By Bob Westal | January 8, 2002

Frank (John C. Reilly) may be the pettiest of bureaucrats, but his otherwise hellish, soul-destroying job leaves him with plenty of time on his hands. Frank daydreams of fame, fortune and immortality as an author, but getting down to business is going to be tricky. If he wants to write the great American novel in that beautiful new blank book of his, he’ll have to overcome annoying coworkers, an abusive superior (Steven Katt) and an overriding sense of inadequacy. When a series of mishaps gradually reduce the precious book to a few coffee-soaked pages, Frank’s literary ambitions hang in the balance.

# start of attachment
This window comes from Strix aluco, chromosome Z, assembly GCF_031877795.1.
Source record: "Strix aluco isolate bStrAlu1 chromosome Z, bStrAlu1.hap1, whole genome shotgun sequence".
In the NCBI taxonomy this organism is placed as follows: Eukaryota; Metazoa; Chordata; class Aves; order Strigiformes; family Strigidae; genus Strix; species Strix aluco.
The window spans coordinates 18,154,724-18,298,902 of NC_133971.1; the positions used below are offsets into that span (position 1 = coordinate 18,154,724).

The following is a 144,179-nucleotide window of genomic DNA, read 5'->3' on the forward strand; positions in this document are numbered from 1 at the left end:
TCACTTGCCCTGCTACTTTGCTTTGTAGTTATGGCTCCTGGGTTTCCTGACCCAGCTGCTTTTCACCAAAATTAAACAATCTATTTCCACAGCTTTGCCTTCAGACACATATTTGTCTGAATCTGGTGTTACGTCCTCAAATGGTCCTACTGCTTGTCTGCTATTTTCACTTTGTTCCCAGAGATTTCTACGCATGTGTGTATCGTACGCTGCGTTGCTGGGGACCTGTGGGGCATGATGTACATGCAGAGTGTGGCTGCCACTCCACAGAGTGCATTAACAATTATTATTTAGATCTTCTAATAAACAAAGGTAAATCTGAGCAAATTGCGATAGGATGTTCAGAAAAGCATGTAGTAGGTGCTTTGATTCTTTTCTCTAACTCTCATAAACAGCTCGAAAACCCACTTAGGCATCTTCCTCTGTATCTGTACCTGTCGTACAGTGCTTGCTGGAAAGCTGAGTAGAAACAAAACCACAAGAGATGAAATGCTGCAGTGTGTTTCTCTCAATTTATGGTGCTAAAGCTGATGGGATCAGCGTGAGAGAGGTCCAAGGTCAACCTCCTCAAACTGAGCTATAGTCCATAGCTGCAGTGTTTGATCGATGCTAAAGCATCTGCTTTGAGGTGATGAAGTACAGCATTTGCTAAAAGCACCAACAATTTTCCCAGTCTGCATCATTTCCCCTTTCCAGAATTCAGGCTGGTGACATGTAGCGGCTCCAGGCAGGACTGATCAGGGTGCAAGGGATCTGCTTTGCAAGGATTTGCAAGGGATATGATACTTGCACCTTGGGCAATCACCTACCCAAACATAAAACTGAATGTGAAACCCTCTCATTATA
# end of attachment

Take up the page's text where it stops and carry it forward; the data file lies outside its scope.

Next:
Laconically written and directed by R.A. White and inspired by the novel “The Book of Frank” by Simon Black, “Frank’s Book” benefits from a strong premise, a nicely restrained style, and the always outstanding John C. Reilly (“Magnolia,” “Hard Eight”). Unfortunately, it takes a little too long to get where it needs to go and ultimately, it’s not clear just what the point is.
Still, this is a decent, thoughtful piece of work and R.A. White seems to have some interesting friends. Aside from snagging Reilly in the lead, newborn movie star Jack Black and Kyle Gass of Tenacious D. are both on hand in separate cameos, as is actor/violinist Michæl Panes (the Peter Sellers look-alike from “The Anniversary Party”, this time dressed as a Hasid and doing a Klezmer-jam with Gass).

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